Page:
Walt Disney (NYSE:DIS) launched its much-anticipated Disney+ streaming service on Nov. 12, and the first 10 million who signed up were in for a surprise. The main action of Disney's marquee show, The Mandalorian, is entertaining enough on its own, but one cute little character everyone is calling "Baby Yoda" (officially named the Child) has made Disney+ a huge success out of the gate.
The combination of good storytelling and an adorable character like Baby Yoda has made The Mandalorian the hottest streaming TV show available right now. Market researcher Parrot Analytics has found that The Mandalorian is 31.9 times more in demand than the average streaming show, and that it's knocked Netflix's (NASDAQ:NFLX) Stranger Things off its top-ranking position.
Baby Yoda shines every time it appears in a scene. Disney knew the character was going to be popular with fans. So, not to miss an opportunity to cash in ahead of the holidays, the Disney store has been filled with apparel, accessories, and toy figures based on the Child.
Plush dolls from Hasbro and Mattel won't make it to store shelves until next year. That could be more of a lost opportunity for the toymakers than for Disney, which stands to benefit this holiday from millions of people signing up for its new streaming service, not to mention the next $1-billion-film-in-waiting from the film Star Wars: The Rise of Skywalker.
How Baby Yoda fits into Disney's business model
The return on investment that Disney generates across its entertainment brands is unrivaled. There is no way to quantify the returns a show like The Mandalorian will generate because the company's financial benefit from a character like Baby Yoda will extend far beyond the monthly subscription fees for Disney+.
Let's consider how a typical Star Wars fan will spend money with Disney. A fan pays $6.99 per month for Disney+, which perhaps leads to a purchase of a Baby Yoda t-shirt. That fan then goes to see Star Wars: The Rise of Skywalker. Eventually, a household hooked on Disney+ might book a trip to Disney World to see the latest Star Wars attractions. Altogether, Disney generates most ($46.7 billion) of its revenue from consumer products, studio entertainment, direct-to-consumer services, and theme parks. The interest from a single piece of content can blend with several other revenue categories at Disney.
Disney is going to make a lot of money off Baby Yoda merchandise, although consumer products have comprised less than 10% of Disney's annual revenue in recent years. The official Mandalorian merchandise currently for sale in the Disney store is clearly not enough to satisfy the enormous demand this holiday season. On Etsy, there were about 5,500 listings for "Baby Yoda" items in mid-December. There are now around 9,000.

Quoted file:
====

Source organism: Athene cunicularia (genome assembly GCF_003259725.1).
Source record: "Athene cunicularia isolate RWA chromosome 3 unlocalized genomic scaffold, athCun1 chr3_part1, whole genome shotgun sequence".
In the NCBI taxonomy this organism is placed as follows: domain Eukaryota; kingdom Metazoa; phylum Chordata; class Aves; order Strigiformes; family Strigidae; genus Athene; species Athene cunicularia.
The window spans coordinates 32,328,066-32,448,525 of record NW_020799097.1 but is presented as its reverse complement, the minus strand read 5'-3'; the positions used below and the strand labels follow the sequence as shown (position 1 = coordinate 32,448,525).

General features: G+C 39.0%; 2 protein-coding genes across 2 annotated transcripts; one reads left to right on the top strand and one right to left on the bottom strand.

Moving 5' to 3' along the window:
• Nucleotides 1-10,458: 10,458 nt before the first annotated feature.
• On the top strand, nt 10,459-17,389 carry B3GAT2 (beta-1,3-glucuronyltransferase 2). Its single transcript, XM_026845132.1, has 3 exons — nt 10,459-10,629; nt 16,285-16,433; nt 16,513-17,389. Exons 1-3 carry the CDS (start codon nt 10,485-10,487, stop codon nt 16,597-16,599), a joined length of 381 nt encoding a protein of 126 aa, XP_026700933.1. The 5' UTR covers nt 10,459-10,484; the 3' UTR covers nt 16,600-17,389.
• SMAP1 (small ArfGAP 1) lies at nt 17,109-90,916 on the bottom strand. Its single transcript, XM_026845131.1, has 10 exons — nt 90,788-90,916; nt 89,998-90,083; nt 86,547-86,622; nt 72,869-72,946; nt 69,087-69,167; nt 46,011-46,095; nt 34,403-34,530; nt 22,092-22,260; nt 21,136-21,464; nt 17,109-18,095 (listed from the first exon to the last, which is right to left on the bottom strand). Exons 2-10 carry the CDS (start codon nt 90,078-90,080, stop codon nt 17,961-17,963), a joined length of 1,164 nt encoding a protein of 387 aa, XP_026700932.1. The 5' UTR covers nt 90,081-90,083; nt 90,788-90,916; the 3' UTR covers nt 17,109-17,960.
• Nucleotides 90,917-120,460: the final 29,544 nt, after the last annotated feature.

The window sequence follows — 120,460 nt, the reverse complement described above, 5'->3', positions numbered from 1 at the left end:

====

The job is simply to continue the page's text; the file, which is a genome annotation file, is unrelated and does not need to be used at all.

Baby Yoda is the latest pop-culture phenomenon, but Disney has been impressing audiences for decades. Disney won an Academy Award in 1932 for Flowers and Trees, the first full-color cartoon. It wowed audiences again with the full-length animated film Snow White and the Seven Dwarfs in 1937. Disney dazzled theater-goers again with innovative special effects in Mary Poppins in 1964. And Disney's Pixar has created enormous value with the Toy Story franchise.
The profitable business strategy of creating captivating content and stretching out the monetization of that content through ancillary products and services is what makes Disney a standout in the entertainment industry. No other company can match Disney's rich content library, and it just added another valuable piece of content with The Mandalorian and Baby Yoda. Moreover, no other media company can monetize movies and TV shows for decades on end like the House of Mouse, which is why Disney should remain a great growth stock.
Standing out from the crowd
It's a crowded market for streaming services right now. Apple just launched Apple TV+ and ViacomCBS has CBS All Access. There are more coming, including WarnerMedia's HBO Max, which is part of AT&T, and NBCUniversal's Peacock, part of Comcast. Disney has the content to hold its own amid all this competition for viewership. A UBS survey from earlier this year showed that about half of new subscribers were planning to cancel one other streaming service when Disney+ launched.
For what it's worth, an analyst with Cowen found that Netflix has lost more than 1 million subscribers to Disney+ already. We'll know for sure when both companies report their next earnings in a month or so. In the long run, Netflix and Disney+ should be complementary services, since they have very different content offerings. But some of the other new services launching may need to worry about a sneak attack from Baby Yoda's secret powers.